Don’t Let Jonathan Franzen Ruin Karl Kraus For you!

My latest on Slate–on JFranz’s weirdpants new hybrid text The Kraus Project, Franzen’s collaborators, including a deserved shout-out to my former colleague the fabulous Paul Reitter, and Kraus’s friends and associates, some of whom were grade-A batshit nutballs–and thus could not be more amazing to read.

11 thoughts on “Don’t Let Jonathan Franzen Ruin Karl Kraus For you!

  1. Peter Altenberg was known as a poet. Alban Berg set some of his poetry to music in his “Altenberg Lieder” One significant writer who was not mentioned was Egon Friedell, who wrote “Das Altenberg Buch” among others.


    • Yes, you are correct–of course he was a poet in addition to a cultural philosopher. But nowadays he is best known for spending all day, every day at Central. I love the statue of him there!


      • No, he is best known for the Berg Lieder. Friedell was a greater talent in my opinion.with Alfred Polgar He wrote the humorous sketches which they performed together. The best known is “Goethe und die Journalisten”, and it is hilarious. Do you know it?


      • Yep. Of course I’m being facetious. I’m sorry if you thought my piece was inaccurate. I only had one descriptor for Altenberg, and since I prefer his funny aphorisms and view his poetry as cultural criticism, that’s how I chose to describe him. But “best known” he isn’t– nobody outside the German-speaking world has ever heard of him ever. And that was my original point! 🙂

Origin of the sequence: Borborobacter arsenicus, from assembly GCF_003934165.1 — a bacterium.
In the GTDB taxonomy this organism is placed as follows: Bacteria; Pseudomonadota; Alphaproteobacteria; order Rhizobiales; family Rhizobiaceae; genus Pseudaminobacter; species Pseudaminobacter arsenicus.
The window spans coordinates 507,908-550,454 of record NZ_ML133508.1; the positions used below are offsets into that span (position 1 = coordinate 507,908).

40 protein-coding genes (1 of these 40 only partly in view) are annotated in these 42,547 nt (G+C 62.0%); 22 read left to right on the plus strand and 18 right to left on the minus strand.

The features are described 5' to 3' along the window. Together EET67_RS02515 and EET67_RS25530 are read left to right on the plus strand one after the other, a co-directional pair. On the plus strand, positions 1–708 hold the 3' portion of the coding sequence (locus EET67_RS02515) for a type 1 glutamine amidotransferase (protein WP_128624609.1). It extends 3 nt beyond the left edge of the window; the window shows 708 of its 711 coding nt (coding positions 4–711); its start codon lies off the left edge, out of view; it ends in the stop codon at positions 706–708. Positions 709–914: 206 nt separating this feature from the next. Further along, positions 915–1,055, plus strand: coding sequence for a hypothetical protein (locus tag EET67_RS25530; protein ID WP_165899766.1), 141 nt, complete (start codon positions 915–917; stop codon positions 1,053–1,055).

• Only in the musical world. Have you read Das Altenberg Buch? Any Friedell? I am not critical of you. I am trying to add something to the discussion.


  2. As Franzen should not ruin Karl Kraus for you, so should the one quote from Loos’s most (in)famous essay not ruin Adolf Loos for you–his architecture was extraordinarily sane–and really interesting. His planning principle was “Raumplan” (space plan), by which he tried to get away from the limiting practice of the time, in which a building was vertically divided into floors, which forced each room on a floor to have the same height, be it a powder room or a grand salon. In a Raumplan, spatial volumes are stacked more freely in an overall enclosing volume so that each space can assume the position and height its function and significance suggest. The result is a spatially extraordinary rich interior–with one drawback, lots of short stairs, which are needed to navigate between the different levels of the spaces, but which would be hell for a person in wheelchair.
    Google for images–it’s worth it!


    • Oh, don’t let that piece fool you. I LOVE Loos. His buildings are among my favorite. I especially love the Villa Müller in Prague. I’m well acquainted with his buildings, his American Bar, his gravestone–we do a whole unit on him in my WIEN PRAG BERLIN class!


      • Good! Actually, I wrote my comment more for your readers than for you–knowing that you have spent time in Vienna I had to assume that you knew Loos. BTW When I saw the Villa Muller in Prague in 1968, it was in a sorry state and not really open to the public–I hear that it has been carefully renovated since and can be visited these days.


      • I used to teach at Carnegie Mellon, but I have been retired since 2002. Needless to say, as a former Arch. Prof., I’m prone to start a lecture as soon as an arch. topic comes up–have to control that impulse!


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